Otis Jones was prophetic, kinetic, eclectic – one of the more fashionable madmen of the scene – and the only person in my acquaintance who’d published a book of poetry. He was from Bay Roberts, Newfoundland, a wake-and-bake pothead, a wavy-haired giant, a slapdash oddity, and the kind of dude who might be growing a beard or shaving his head or falling in love in a Yukon bookstore. I met him tree-planting in the sundry foughten fields of British Columbia and he told me to look him up if I was ever in Toronto. So there I was on Bloor Street West, at the outset of my adult life, watching Otis Jones in rubber boots approach along the sidewalk. He wore a plaid shirt, army pants, and drank from a bottle of wine in a brown paper bag. 
Wakefield Whiteoak ran on and on, faster and faster, till he could run no farther. He did not know why he had suddenly increased his speed. He did not even know why he ran. When, out of breath, he threw himself face down on the new spring sod of the meadow, he completely forgot that he had been running at all, and lay, his cheek pressed against the tender grass, his heart thudding against his ribs, without a thought in his head. He was no more happy or unhappy than the April wind that raced across his body or the young grass that quivered with life beneath it. He was simply alive, young, and pressed by the need of violent exertion.
With an introduction by Bridget Fairfax.  My name is William Francis Furlong. My occupation is that of a commission merchant, and my place of business is on St. Paul Street, in the City of Montreal.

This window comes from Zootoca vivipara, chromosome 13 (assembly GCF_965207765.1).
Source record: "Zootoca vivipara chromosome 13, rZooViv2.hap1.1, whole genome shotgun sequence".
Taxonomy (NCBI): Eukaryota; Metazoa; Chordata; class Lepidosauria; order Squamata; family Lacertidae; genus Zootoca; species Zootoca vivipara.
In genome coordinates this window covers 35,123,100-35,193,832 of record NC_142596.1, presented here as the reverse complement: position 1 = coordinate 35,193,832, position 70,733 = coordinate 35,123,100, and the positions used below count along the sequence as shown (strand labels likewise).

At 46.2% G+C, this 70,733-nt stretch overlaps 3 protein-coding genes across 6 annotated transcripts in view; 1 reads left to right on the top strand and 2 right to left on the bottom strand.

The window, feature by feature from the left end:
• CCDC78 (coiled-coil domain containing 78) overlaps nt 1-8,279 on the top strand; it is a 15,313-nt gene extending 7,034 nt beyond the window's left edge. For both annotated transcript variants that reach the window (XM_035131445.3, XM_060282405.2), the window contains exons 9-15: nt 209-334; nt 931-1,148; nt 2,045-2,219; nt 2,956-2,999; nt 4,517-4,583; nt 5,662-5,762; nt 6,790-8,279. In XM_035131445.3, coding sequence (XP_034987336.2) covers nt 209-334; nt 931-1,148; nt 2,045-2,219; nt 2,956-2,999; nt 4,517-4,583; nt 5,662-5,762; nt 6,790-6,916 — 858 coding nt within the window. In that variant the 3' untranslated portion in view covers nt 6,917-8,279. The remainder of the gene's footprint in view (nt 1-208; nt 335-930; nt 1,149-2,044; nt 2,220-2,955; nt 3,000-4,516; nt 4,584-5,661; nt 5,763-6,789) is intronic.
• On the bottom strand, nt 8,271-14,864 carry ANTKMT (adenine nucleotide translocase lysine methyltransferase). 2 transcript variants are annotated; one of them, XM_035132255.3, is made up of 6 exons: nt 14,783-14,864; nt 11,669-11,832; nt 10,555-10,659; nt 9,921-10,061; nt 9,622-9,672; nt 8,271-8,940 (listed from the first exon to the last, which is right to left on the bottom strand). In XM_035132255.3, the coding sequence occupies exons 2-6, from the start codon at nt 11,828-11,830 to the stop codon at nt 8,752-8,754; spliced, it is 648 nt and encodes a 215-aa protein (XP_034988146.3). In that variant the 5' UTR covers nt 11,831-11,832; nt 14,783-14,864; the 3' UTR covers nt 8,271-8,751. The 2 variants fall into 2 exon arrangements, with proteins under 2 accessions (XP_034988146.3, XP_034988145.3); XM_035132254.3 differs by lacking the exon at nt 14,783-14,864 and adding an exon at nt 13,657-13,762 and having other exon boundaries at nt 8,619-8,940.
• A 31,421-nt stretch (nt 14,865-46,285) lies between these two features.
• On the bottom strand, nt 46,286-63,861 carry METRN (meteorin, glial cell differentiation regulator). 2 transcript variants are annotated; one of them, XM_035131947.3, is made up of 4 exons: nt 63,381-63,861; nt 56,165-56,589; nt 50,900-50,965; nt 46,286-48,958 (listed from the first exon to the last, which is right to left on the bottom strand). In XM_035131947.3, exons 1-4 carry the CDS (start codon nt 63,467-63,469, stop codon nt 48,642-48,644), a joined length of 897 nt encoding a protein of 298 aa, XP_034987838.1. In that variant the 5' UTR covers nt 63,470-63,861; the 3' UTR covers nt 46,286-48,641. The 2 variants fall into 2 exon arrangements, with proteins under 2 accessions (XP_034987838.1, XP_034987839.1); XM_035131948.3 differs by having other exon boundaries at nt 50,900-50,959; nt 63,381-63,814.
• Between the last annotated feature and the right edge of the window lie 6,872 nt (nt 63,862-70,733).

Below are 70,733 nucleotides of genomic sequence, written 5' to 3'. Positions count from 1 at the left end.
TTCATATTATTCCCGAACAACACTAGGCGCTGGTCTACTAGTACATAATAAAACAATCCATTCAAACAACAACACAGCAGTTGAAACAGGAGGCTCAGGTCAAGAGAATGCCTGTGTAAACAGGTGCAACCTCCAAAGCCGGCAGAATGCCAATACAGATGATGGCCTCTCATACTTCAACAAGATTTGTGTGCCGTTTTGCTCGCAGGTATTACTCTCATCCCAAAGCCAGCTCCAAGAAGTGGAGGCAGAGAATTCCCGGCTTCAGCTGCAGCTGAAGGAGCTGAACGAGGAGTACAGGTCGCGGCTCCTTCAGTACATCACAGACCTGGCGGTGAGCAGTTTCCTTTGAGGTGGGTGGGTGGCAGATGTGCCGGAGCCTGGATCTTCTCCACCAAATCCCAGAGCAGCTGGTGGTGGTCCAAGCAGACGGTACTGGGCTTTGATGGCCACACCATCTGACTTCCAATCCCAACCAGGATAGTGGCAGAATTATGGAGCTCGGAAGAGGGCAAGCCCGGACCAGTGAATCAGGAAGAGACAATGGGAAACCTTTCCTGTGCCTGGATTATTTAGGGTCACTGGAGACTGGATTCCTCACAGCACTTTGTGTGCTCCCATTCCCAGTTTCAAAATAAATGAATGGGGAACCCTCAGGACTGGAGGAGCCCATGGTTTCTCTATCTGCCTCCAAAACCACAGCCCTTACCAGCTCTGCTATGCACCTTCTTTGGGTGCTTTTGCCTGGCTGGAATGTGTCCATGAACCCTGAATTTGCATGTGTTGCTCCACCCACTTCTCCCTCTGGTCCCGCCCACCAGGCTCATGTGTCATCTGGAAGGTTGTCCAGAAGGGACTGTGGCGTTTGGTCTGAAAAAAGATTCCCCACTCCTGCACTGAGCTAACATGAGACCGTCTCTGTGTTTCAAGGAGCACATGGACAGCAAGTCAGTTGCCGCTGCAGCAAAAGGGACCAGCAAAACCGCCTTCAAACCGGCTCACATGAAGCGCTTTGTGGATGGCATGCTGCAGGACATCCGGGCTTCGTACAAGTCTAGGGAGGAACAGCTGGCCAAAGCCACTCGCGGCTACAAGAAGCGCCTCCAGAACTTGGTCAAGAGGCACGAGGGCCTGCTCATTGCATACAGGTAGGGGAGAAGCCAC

She’d developed a stubborn habit of forgetting at least one of those three vital accessories which a person ought never leave the house without – her phone, her purse, her keys. She had always been absent-minded, but this went beyond absent-mindedness: it was too regular to be absentmindedness.
The basement in our little house served the functions of an attic and a storage space for beer cartons. “I’ll be so glad to have this cleaned up,” my mother said, digging her nail underneath the pull tab of a Coors Light.
The celestial bar was busy when Gabriel arrived. Puriel and Dokiel were slumped at the corner table, weary heads resting on their palms, sipping their drinks and not saying much.
It was on a Sunday that we first noticed the smell. We lived in an apartment on the third floor of a low-rise in Parkdale, right off Queen.
When he visited Toronto to shoot an episode of The Layover, the late Anthony Bourdain, with characteristic bluntness, kicked things off by bemoaning the state of the downtown core. “It’s not a good-looking city,” he said.
Welcome to the first issue of Toronto Journal. This note will briefly answer two fundamental questions you may have: 1) why does this journal exist, and 2) how is it different from other journals?